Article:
A round up of current news stories on the state and national level, with a focus on feminist issues
By Tess Koenigsmark
On last Friday, two sexual assaults were reported at UConn. The two female victims were led off into the woods near a party on Hunting Lodge Road by two men, where one man raped one of the women and the second man “attempted to engage in non-consensual sexual contact” with the other woman.
During an October 7th concert for UConn’s Homecoming Week, students erupted in cheers when a rapper from the group Timeflies mentioned the “rape trail” in a rap that incorporated elements of UConn culture. The “rape trail” is a wooded path that connects the UConn campus and several off-campus apartment complexes. Student sexual assault prevention advocates have promoted calling the path “Celeron Trail,” but the unfortunate nickname still holds. Sexual assaults have happened on and near the trail, making the name even more appalling.
East Haven, Connecticut has met the deadlines for reforms imposed on the city after a U.S. Department of Justice investigation found that the police department was discriminating against Latinos. Deliberations began this week in a case against two East Haven police officers accused of profiling Latinos. Meanwhile, Hispanic police officers in Bridgeport have accused their assistant police chief of not taking action when a criminal justice professor used racial slurs in a training session.
National attention has shifted to Maryville, Missouri, after a teenage girl went public with the story of her sexual assault and the subsequent persecution her family faced at the hands of the town. In January of 2012, two older high school boys raped 14-year old Daisy Coleman and her thirteen-year old friend, yet prosecutors dropped the case despite the existence of a recording of the attack. The case is already being called the “next Steubenville.”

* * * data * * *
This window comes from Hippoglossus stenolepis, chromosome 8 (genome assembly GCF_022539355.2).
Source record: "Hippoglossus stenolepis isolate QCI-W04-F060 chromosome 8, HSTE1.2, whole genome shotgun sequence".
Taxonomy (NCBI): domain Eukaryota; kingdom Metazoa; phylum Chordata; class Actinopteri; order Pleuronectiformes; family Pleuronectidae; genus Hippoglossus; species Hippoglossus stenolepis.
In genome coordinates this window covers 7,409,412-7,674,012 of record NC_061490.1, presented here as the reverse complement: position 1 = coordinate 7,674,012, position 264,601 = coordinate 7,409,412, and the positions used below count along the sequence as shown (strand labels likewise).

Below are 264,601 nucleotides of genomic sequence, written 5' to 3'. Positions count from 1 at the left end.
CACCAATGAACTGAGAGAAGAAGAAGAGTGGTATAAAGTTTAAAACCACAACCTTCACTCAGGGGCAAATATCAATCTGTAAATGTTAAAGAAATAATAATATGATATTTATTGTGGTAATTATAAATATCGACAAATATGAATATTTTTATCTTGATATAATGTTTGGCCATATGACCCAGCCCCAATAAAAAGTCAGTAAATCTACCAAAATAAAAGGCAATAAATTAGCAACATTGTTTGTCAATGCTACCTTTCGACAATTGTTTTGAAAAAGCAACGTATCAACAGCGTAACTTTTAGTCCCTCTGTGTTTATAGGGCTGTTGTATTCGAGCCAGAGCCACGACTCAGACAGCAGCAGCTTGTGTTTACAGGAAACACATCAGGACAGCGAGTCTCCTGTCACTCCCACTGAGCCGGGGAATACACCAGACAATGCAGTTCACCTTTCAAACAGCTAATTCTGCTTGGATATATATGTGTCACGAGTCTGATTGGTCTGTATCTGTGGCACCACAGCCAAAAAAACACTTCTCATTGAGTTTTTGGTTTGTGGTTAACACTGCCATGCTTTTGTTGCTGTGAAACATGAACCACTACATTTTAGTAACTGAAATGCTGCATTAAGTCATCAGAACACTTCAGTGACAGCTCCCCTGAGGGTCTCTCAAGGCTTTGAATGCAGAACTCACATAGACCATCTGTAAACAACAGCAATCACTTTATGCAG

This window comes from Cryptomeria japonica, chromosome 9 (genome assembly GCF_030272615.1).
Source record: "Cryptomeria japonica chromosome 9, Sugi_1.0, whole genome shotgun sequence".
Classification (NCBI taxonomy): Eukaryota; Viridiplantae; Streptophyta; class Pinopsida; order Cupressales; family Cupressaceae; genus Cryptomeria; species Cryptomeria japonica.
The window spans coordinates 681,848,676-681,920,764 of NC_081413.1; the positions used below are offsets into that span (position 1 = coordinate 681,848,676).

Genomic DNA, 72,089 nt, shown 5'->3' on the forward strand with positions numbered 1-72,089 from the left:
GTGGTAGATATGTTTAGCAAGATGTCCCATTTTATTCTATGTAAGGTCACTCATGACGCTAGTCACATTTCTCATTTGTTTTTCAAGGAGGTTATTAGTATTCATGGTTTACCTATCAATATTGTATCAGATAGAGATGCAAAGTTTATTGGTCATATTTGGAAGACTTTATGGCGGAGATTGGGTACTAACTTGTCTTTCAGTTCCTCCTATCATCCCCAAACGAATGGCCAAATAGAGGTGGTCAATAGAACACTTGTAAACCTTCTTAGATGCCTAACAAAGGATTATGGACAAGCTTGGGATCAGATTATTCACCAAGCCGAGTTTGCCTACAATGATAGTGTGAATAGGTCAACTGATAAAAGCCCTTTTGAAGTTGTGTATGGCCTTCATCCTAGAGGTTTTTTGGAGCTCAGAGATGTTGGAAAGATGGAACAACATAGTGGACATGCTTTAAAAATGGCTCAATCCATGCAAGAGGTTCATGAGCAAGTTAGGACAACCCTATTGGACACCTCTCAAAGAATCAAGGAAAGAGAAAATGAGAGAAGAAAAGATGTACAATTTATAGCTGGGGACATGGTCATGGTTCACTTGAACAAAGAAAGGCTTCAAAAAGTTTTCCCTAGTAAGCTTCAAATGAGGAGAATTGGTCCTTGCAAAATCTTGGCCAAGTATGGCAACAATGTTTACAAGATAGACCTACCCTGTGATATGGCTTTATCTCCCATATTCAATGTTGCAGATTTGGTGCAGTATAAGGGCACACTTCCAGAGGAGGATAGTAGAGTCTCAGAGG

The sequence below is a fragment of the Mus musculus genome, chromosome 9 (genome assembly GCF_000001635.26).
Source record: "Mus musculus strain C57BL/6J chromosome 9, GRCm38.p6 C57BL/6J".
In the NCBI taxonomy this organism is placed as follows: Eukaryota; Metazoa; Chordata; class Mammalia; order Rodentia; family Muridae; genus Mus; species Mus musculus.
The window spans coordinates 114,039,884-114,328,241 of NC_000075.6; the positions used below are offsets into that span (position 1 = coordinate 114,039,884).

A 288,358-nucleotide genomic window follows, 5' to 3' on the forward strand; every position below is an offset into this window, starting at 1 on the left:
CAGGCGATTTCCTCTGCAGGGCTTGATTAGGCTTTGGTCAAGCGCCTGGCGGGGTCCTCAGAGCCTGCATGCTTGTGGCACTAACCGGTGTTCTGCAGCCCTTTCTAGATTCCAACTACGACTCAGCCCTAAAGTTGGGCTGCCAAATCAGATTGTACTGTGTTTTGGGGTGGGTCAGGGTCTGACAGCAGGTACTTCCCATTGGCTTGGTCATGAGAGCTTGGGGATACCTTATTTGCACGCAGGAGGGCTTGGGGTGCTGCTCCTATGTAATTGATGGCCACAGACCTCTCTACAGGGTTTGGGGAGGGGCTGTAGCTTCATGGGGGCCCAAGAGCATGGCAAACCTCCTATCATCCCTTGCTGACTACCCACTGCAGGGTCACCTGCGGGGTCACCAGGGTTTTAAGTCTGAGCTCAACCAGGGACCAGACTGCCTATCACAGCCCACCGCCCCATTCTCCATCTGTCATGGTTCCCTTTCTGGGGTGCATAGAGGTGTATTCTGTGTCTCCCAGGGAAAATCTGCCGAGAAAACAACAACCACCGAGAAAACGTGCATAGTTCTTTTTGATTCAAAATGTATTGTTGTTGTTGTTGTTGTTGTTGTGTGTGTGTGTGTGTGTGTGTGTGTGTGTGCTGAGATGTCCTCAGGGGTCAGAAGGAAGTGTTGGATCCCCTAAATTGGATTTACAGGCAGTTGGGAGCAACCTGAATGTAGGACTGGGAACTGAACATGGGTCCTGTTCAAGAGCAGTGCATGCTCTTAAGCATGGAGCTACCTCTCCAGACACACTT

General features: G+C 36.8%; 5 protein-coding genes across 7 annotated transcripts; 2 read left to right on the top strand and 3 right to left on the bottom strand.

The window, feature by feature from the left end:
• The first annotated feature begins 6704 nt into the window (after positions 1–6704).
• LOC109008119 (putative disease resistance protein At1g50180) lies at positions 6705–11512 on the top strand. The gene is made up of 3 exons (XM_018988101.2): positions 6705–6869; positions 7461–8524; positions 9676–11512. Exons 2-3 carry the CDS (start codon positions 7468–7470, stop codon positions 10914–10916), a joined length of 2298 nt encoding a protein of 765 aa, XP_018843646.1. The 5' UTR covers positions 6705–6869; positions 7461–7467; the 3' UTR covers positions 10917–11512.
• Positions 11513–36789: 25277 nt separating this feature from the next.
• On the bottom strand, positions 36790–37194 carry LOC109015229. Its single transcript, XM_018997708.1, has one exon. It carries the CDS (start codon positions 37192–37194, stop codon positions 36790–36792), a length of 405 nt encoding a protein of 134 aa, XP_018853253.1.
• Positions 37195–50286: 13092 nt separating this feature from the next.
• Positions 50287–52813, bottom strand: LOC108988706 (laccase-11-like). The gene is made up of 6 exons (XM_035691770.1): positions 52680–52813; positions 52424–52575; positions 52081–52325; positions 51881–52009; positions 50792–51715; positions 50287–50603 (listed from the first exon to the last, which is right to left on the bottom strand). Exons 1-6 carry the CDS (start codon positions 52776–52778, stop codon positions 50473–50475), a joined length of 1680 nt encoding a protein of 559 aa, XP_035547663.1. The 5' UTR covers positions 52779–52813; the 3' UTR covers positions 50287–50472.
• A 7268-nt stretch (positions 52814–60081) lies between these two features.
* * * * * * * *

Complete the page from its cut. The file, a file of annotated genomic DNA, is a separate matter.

Colorado will have a “personhood” amendment on the ballot in 2014, thanks to the efforts of anti-choice group Personhood Colorado. Personhood measures seek to define fetuses as people at all stages of development in order to outlaw abortion. Anti-choice groups have attempted to push personhood bills in other states, but fortunately none have succeeded. What personhood advocates conveniently decline to mention is that these amendments hurt not only women who want to have an abortion, but also infringe on the rights of women carrying wanted pregnancies to term. For example, if a pregnant woman becomes ill and needs to have a medical procedure that would harm her fetus, doctors could refuse to provide treatment because the fetus and its incubator – sorry, mother – would have the same legal status.
While the government has reopened, Congress will face another budget deadline in just a few months, meaning that birth control coverage could potentially be on the chopping block once again.
In New Haven on Tuesday, activists protested the decision to relocate female inmates from a federal prison in Danbury. CT Senators Murphy and Blumenthal are still attempting to stop the move, which critics say would harm women by taking them away from their families. Although our current criminal justice system seems to have forgotten, the goal of incarceration is not just punishment, but rehabilitation. Removing what may be prisoners’ only connections to the outside world is not conducive to that goal.
An update on Connecticut’s healthcare exchange, Access Health CT, which opened October 1.